drinking themselves to death for fifteen years
are having their weekly quarrel: this time about love.


Bernard, sitting behind a protective wall
of empty Mutzig beer bottles and overflowing ashtrays,
is a former professor of philosophy,
whose wife moved back to London years ago.
Paraphrasing Plotinus, Bernard defines love
as the spiritual union of two separate souls,
a bridge from the alone to the alone.
Hendrick’s huge hand drapes down across
the butterfly tattooed breast of his conquest
of the week, a researcher in African linguistics
from the University of Pennsylvania,
An ex-engineer and devotee of Rabelais,
he maintains that love is the union of two bodies
grabbing all the pleasure that they can.


Bernard, propriety offended, says to Hendrick
You are an egocentric pig. Bernard retorts
No, you are a self-deluded sentimental fool,
and they are up and at each other tooth and nail:
red face to sputtering red face, beer belly
to beer belly, rumpled suit to ketchup stained dashiki.
Hendricks’s girl stares in wide-eyed horror,
afraid the two men will come to blows.


But Bernard says to Hendrick Why are we fighting
when we could be drinking,
and Hendrick says
You’re right, my friend, we talk too much.
They hug, stagger back to their chairs,
light each other’s cigarettes and order two more beers,
while Hendrick’s girl trembles in bewilderment.


She has not lived long enough to learn
that men fight when they can’t bear too much love





After the Fall

This time around they were American,
so there was no need for a snake. They sat
on the speckled marble bench in the memorial garden
next to the mass graves, holding hands while reading
Julian of Norwich. And because
he still possessed the beauty of the boy
who had not yet spent hours in the bathroom
gaping Victoria’s Secret catalogs,
and her face still retained the freshness of the girl
who had not yet learned to gossip, or been tempted
by dreams of financed bridal gowns, and the orchids
in the garden were so lovely, and Julian had promised
All will be well, and all will be well,
and all manner of things shall be well,

and life had not yet happened, they were happy.
They did not yet know that she was pregnant,
that the child to be born and show such promise
would drop out of college, hassle tourists
for spare change, and before he was found
face down dead in a bathtub with a needle
dangling from a well worn vein would spend each day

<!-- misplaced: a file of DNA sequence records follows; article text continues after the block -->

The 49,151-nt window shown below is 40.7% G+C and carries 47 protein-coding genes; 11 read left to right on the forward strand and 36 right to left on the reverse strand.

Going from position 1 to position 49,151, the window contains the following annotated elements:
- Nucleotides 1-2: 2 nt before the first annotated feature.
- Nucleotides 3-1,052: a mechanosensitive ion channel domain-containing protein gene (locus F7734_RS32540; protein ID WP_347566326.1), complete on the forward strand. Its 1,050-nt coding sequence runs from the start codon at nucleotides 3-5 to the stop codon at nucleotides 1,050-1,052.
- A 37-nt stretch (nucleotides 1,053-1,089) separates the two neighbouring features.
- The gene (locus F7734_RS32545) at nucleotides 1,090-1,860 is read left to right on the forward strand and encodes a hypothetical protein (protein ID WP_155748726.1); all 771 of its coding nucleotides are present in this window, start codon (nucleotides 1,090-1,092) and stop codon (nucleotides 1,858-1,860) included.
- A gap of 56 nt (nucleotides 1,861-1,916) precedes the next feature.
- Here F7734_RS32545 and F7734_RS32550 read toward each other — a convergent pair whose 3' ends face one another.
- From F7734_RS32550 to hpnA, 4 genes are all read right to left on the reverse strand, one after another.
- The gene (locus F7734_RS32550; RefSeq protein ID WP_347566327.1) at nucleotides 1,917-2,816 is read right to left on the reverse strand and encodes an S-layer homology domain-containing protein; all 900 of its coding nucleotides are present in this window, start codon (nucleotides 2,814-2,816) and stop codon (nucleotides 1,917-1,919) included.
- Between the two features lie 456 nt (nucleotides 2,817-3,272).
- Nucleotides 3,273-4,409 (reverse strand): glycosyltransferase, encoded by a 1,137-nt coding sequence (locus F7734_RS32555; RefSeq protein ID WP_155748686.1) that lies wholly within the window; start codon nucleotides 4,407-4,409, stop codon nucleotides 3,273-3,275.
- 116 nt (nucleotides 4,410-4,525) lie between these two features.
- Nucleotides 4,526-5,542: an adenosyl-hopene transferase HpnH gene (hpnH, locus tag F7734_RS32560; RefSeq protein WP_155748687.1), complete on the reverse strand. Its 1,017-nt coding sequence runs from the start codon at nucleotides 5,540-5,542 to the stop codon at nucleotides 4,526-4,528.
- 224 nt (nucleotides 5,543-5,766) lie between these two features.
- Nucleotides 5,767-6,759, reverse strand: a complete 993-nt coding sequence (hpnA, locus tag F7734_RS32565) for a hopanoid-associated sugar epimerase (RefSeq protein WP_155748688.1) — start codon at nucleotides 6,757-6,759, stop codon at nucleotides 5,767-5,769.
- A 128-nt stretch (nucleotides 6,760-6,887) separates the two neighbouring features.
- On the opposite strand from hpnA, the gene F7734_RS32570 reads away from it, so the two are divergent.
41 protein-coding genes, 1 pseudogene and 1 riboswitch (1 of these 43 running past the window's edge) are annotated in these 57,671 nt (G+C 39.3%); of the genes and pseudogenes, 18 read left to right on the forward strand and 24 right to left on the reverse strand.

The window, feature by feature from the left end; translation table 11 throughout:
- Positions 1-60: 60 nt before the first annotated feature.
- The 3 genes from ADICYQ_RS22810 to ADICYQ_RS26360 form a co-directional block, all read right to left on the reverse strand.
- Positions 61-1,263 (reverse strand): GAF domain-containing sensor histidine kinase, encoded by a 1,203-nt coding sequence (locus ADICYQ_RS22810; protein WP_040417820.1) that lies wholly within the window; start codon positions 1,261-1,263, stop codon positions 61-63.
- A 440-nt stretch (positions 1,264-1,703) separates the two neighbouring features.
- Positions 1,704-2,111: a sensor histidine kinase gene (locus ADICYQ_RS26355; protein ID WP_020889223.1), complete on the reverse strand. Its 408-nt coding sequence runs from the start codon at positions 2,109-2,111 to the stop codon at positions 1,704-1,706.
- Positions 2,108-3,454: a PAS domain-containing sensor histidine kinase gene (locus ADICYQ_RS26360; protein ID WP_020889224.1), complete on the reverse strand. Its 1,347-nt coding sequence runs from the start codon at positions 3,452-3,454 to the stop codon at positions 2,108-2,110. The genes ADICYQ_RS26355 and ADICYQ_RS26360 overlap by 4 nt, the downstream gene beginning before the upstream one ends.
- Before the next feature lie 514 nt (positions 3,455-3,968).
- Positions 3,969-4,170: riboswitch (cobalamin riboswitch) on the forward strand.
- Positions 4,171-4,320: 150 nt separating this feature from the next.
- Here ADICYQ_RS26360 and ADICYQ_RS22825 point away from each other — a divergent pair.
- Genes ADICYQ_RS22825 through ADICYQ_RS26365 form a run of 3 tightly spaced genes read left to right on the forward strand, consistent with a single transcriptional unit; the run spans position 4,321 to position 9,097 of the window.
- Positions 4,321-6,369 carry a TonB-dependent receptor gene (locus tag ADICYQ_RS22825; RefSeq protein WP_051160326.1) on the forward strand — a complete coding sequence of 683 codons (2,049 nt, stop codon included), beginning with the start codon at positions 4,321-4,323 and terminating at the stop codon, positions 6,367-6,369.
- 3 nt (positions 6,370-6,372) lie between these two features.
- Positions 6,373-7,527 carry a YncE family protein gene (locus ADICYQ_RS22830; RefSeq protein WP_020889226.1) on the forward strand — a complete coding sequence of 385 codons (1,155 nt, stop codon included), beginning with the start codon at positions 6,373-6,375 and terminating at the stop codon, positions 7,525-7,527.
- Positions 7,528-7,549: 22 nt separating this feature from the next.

blaming the failures and disappointments
of his unhappy life on his parents




Arrival

After I left here
to travel there,
After I took a taxi
to the airport making sure
to show up three hours early;
(it was driven by a man
from Egypt, not from here):
After I sat for twenty-four hours
in airplanes and in airports,
changing planes and watching
the color of the skins
change from white to black,
heard the language spoken change
from English to French
and Kinyarwanda and Swahili,
After I had silently endured
the fat man sitting next to me
whose sleeping head
intruded on my shoulder;
After I had listened to
self-improvement mp3s
until my mind went blank,
watched the TV on the plane—
at first the serious drama
then action adventures
and then just sitting in my seat
knowing that time would somehow pass;
After I had struggled
my way through customs,
and waited till my suitcase
which I worried would be lost
finally showed up,
having been so heavy, so packed
with emergency provisions,
it was unloaded last,
After Eugenie from the embassy
took me to my hotel;
after Joseph carried my suitcase
to my room
up endless flights of stairs
(how did he do it?
he was so small,
and it was so overweight);
After I checked the room
to see there was hot water,
and decided to lay down
and unpack later
and took an ambien
to get to sleep;
After I learned to say
yego—yes, and oya—no,
and ufite amazi—do you have water,
After I looked out the window every morning
and saw the houses
on Rwanda’s thousand hills;
After the desk clerk learned my age
and began to call me father;
I realized I was there.



Copyright © 2014 Carl Auerbach
Carl AuerbachCarl Auerbach is a Professor of Psychology at Yeshiva University, specializing in the psychology of trauma, with an emphasis on collective trauma and mass violence. His work has been published in many literary journals and he has been nominated for four pushcart prizes, three for poetry and one for short fiction. He lives in Manhattan, New York.

The Tower Journal
Spring/Summer 2014